The case of a 6-year-old Inuit female with the epidemic form of hemolytic uremic syndrome (HUS) with myocardial involvement and probable cardiac tamponade is presented. This case illustrates the multisystemic nature of the syndrome, and to our knowledge, cardiac tamponade as a probable terminal event in HUS has not been reported previously.
We undertook a 1-year prospective point prevalence study to test the hypothesis that there is an excess of non-diabetic renal disease in native American children; 29.6% (73/247) of the population attending the only regional pediatric nephrology clinic in 1993 were native compared with 8.2% of the Manitoba population in this age group (odds ratio = 4.4, P
P1 blood group positivity has been postulated as a host factor which may provide protection against the development of post-enteropathic hemolytic uremic syndrome (HUS). In this study, blood group status in 20 Inuit survivors of Escherichia coli O157:H7-associated HUS was compared with age- and sex-matched controls from the same community who had experienced uncomplicated diarrheal illness due to the same pathogen. Of 20 HUS survivors, 6 were P1 antigen positive compared with 8 of the 20 controls (P = 0.7). We conclude that P1 antigen positivity was not protective against HUS in this population. Further studies of this condition to clarify the role of host factors in verotoxin-induced endothelial damage are indicated.
The use of pediatric ambulatory care facilities to perform invasive procedures that have low morbidity is increasingly popular. Over a 2-year period, 46 pediatric renal biopsies were performed in an ambulatory care setting at the Winnipeg Children's Hospital, with the patient discharged the same day. There was no serious complications and adequate tissue was obtained in 45 cases. Renal biopsy may be safely performed on an outpatient basis on carefully selected patients by experienced operators in properly equipped facilities.
Clinical reports have suggested that therapy with fresh frozen plasma is a useful adjunct in the management of the hemolytic-uremic syndrome (HUS). We reviewed the charts of 36 children with severe HUS who were treated at the Izaac Walton Killam Hospital for Children, Halifax, over 10 years to assess the effectiveness of plasma therapy. All children who required specific supportive therapy for renal dysfunction, hemolysis or serious extrarenal complications were included. We compared the outcome of 18 children who received plasma therapy from 1982 to 1987 with that of 18 children who did not. The two groups were similar with regard to the severity of HUS, the length of hospital stay, the duration of renal dysfunction and the incidence of disease-related complications, such as seizures, enterocolitis and cardiomyopathy. At discharge the prevalence of hypertension was higher in the plasma therapy group than in the control group. Plasma therapy did not demonstrate any benefit that would outweigh the risk of fluid overload, hyperproteinemia and transmission of viral infection.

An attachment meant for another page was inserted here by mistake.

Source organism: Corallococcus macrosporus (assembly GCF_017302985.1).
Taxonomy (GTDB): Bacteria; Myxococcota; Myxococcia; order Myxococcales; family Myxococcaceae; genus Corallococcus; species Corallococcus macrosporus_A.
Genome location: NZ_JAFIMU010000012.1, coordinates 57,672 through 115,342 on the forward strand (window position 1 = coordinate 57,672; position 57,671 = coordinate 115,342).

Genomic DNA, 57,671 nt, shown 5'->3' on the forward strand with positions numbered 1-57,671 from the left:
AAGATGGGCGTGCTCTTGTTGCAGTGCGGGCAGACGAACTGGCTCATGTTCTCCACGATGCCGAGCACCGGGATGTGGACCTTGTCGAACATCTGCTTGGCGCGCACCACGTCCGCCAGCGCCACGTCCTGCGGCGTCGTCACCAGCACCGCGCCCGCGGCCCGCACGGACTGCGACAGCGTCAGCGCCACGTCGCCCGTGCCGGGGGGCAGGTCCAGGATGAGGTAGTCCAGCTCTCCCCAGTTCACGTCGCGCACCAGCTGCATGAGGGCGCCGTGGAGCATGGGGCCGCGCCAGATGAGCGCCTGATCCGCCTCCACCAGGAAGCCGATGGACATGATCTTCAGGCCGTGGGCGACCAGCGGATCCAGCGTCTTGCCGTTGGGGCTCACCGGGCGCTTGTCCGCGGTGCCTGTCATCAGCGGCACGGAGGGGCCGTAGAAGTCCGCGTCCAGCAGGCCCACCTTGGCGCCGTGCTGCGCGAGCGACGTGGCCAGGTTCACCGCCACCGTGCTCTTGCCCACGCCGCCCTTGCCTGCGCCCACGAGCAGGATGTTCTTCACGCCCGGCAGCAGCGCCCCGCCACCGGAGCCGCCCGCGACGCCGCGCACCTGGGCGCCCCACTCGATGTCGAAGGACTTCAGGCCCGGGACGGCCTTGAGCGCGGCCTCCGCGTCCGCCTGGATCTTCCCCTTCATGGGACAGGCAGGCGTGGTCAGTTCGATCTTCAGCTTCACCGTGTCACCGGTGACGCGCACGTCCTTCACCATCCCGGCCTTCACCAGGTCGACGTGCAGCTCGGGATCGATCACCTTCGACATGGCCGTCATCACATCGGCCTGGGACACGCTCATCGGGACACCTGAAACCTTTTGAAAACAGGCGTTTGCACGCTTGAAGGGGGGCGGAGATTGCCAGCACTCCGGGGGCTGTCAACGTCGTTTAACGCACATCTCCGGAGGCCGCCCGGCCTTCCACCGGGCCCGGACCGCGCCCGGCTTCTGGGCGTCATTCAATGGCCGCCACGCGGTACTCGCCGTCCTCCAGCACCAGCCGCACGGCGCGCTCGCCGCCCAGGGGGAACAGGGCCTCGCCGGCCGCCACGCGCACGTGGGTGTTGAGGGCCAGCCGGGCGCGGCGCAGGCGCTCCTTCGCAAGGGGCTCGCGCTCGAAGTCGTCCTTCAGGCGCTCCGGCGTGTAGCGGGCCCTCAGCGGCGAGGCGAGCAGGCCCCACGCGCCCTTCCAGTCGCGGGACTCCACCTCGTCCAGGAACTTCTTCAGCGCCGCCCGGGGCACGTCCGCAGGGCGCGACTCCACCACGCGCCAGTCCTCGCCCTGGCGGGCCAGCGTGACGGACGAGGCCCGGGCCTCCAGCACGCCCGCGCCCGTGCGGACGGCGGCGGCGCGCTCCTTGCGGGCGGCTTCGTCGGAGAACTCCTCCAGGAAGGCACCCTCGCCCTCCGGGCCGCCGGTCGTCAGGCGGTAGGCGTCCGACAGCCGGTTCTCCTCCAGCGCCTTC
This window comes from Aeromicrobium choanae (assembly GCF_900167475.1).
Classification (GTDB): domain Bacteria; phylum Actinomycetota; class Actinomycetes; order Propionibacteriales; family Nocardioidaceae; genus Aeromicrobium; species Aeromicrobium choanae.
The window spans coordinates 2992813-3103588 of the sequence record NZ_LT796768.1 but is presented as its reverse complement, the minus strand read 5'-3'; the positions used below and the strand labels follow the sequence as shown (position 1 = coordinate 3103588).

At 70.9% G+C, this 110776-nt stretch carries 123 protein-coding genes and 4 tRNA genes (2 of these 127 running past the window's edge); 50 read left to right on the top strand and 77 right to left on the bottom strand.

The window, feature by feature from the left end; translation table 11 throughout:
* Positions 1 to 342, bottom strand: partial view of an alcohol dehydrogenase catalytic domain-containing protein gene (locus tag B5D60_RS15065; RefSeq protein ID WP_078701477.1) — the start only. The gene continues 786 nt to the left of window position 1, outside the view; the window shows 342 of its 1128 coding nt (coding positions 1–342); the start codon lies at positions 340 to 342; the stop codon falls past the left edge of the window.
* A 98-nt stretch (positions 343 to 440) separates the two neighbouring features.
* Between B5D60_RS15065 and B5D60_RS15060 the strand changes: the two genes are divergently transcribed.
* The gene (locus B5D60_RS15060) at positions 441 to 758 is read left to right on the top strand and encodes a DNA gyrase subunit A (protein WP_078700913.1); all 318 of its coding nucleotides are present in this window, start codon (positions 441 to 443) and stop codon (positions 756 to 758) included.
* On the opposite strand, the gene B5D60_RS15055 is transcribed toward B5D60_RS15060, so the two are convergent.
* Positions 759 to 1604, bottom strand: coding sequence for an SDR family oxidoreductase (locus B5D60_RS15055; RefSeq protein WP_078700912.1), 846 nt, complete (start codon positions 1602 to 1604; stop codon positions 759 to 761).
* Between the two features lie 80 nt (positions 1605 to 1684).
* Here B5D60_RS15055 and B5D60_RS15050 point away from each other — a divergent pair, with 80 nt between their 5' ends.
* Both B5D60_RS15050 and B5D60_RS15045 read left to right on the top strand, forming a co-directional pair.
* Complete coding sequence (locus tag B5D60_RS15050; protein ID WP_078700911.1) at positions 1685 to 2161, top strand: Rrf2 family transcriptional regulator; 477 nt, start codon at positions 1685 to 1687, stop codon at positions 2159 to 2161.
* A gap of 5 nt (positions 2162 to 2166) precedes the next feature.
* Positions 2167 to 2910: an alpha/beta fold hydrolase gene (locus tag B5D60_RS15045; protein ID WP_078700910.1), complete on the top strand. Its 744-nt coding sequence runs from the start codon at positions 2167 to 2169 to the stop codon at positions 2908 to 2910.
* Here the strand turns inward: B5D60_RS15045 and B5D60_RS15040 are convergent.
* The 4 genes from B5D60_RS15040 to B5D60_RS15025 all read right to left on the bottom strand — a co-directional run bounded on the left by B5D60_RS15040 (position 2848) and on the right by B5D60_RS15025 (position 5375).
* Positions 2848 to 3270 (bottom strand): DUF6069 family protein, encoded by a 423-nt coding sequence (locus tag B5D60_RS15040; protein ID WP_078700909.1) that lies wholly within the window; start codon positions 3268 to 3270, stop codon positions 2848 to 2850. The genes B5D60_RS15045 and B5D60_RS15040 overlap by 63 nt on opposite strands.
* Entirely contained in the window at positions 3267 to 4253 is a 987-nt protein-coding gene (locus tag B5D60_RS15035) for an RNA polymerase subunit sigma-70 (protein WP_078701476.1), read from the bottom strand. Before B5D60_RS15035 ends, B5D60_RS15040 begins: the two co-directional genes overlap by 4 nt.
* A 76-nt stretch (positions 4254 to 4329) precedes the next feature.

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We undertook a case-control study to evaluate the renal health of survivors of hemolytic-uremic syndrome (HUS) from the 1991 Arctic epidemic of Escherichia coli O157:H7 gastroenteritis 4 years after the epidemic. Eighteen children who developed HUS during the 1991 epidemic and 18 age- and sex-matched controls from the same community who had uncomplicated gastroenteritis were compared in 1995 for height, weight, blood pressure, urinalysis, and glomerular filtration rate (GFR), measured using continuous subcutaneous infusion of non-radioactive iothalamate. HUS survivors did not differ from controls in height, weight, systolic (HUS 118 mmHg, control 117 mmHg) or diastolic (HUS 64 mmHg, control 62 mmHg) blood pressures. Hematuria was detected more frequently in HUS survivors (11/18 vs. 4/18, P